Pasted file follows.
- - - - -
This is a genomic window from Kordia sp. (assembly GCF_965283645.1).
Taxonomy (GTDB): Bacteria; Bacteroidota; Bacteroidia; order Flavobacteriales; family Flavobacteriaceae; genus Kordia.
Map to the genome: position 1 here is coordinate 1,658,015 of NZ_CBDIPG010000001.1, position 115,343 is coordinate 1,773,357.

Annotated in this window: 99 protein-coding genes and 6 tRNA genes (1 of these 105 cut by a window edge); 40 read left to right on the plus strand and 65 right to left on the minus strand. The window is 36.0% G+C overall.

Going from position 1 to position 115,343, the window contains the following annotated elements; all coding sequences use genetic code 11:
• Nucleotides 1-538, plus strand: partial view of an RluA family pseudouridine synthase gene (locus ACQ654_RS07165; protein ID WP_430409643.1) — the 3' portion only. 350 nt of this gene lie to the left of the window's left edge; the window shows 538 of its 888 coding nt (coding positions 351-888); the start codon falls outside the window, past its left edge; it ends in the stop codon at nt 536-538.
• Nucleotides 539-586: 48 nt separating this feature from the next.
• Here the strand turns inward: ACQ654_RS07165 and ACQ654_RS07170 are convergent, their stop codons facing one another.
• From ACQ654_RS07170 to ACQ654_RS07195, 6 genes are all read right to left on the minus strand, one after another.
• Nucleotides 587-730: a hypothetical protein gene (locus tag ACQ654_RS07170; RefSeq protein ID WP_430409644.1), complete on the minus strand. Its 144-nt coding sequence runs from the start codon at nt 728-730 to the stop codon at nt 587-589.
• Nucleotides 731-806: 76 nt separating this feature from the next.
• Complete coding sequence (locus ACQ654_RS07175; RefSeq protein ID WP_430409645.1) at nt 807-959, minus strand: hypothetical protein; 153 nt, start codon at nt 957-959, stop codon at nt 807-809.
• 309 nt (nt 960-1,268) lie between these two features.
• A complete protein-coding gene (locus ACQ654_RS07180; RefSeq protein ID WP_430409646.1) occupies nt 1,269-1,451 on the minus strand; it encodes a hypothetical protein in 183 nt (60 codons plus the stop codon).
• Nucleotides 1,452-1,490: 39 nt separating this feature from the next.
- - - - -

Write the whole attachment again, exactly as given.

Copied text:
This is a genomic window from Kordia sp. (assembly GCF_965283645.1).
Taxonomy (GTDB): Bacteria; Bacteroidota; Bacteroidia; order Flavobacteriales; family Flavobacteriaceae; genus Kordia.
Map to the genome: position 1 here is coordinate 1,658,015 of NZ_CBDIPG010000001.1, position 115,343 is coordinate 1,773,357.

Annotated in this window: 99 protein-coding genes and 6 tRNA genes (1 of these 105 cut by a window edge); 40 read left to right on the plus strand and 65 right to left on the minus strand. The window is 36.0% G+C overall.

Going from position 1 to position 115,343, the window contains the following annotated elements; all coding sequences use genetic code 11:
• Nucleotides 1-538, plus strand: partial view of an RluA family pseudouridine synthase gene (locus ACQ654_RS07165; protein ID WP_430409643.1) — the 3' portion only. 350 nt of this gene lie to the left of the window's left edge; the window shows 538 of its 888 coding nt (coding positions 351-888); the start codon falls outside the window, past its left edge; it ends in the stop codon at nt 536-538.
• Nucleotides 539-586: 48 nt separating this feature from the next.
• Here the strand turns inward: ACQ654_RS07165 and ACQ654_RS07170 are convergent, their stop codons facing one another.
• From ACQ654_RS07170 to ACQ654_RS07195, 6 genes are all read right to left on the minus strand, one after another.
• Nucleotides 587-730: a hypothetical protein gene (locus tag ACQ654_RS07170; RefSeq protein ID WP_430409644.1), complete on the minus strand. Its 144-nt coding sequence runs from the start codon at nt 728-730 to the stop codon at nt 587-589.
• Nucleotides 731-806: 76 nt separating this feature from the next.
• Complete coding sequence (locus ACQ654_RS07175; RefSeq protein ID WP_430409645.1) at nt 807-959, minus strand: hypothetical protein; 153 nt, start codon at nt 957-959, stop codon at nt 807-809.
• 309 nt (nt 960-1,268) lie between these two features.
• A complete protein-coding gene (locus ACQ654_RS07180; RefSeq protein ID WP_430409646.1) occupies nt 1,269-1,451 on the minus strand; it encodes a hypothetical protein in 183 nt (60 codons plus the stop codon).
• Nucleotides 1,452-1,490: 39 nt separating this feature from the next.